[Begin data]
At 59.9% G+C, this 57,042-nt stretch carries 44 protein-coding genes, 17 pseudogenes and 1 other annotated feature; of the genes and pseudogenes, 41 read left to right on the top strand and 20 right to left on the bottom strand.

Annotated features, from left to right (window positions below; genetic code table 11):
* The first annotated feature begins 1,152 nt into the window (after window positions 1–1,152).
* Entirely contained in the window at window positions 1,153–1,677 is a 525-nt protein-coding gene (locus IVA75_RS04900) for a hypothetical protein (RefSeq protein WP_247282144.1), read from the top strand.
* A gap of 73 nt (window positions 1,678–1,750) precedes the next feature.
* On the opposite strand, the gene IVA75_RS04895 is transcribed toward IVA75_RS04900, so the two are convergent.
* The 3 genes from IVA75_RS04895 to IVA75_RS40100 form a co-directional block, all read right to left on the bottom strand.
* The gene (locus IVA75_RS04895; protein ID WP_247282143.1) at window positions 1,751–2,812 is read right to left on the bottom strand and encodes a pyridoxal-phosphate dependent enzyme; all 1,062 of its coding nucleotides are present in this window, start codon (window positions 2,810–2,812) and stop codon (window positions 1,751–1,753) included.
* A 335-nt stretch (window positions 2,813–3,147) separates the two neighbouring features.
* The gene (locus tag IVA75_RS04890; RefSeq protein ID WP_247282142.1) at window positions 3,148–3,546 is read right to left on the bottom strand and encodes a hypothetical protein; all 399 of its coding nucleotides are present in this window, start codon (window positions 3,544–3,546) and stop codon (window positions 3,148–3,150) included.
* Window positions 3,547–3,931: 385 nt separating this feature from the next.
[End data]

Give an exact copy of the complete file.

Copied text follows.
At 59.9% G+C, this 57,042-nt stretch carries 44 protein-coding genes, 17 pseudogenes and 1 other annotated feature; of the genes and pseudogenes, 41 read left to right on the top strand and 20 right to left on the bottom strand.

Annotated features, from left to right (window positions below; genetic code table 11):
* The first annotated feature begins 1,152 nt into the window (after window positions 1–1,152).
* Entirely contained in the window at window positions 1,153–1,677 is a 525-nt protein-coding gene (locus IVA75_RS04900) for a hypothetical protein (RefSeq protein WP_247282144.1), read from the top strand.
* A gap of 73 nt (window positions 1,678–1,750) precedes the next feature.
* On the opposite strand, the gene IVA75_RS04895 is transcribed toward IVA75_RS04900, so the two are convergent.
* The 3 genes from IVA75_RS04895 to IVA75_RS40100 form a co-directional block, all read right to left on the bottom strand.
* The gene (locus IVA75_RS04895; protein ID WP_247282143.1) at window positions 1,751–2,812 is read right to left on the bottom strand and encodes a pyridoxal-phosphate dependent enzyme; all 1,062 of its coding nucleotides are present in this window, start codon (window positions 2,810–2,812) and stop codon (window positions 1,751–1,753) included.
* A 335-nt stretch (window positions 2,813–3,147) separates the two neighbouring features.
* The gene (locus tag IVA75_RS04890; RefSeq protein ID WP_247282142.1) at window positions 3,148–3,546 is read right to left on the bottom strand and encodes a hypothetical protein; all 399 of its coding nucleotides are present in this window, start codon (window positions 3,544–3,546) and stop codon (window positions 3,148–3,150) included.
* Window positions 3,547–3,931: 385 nt separating this feature from the next.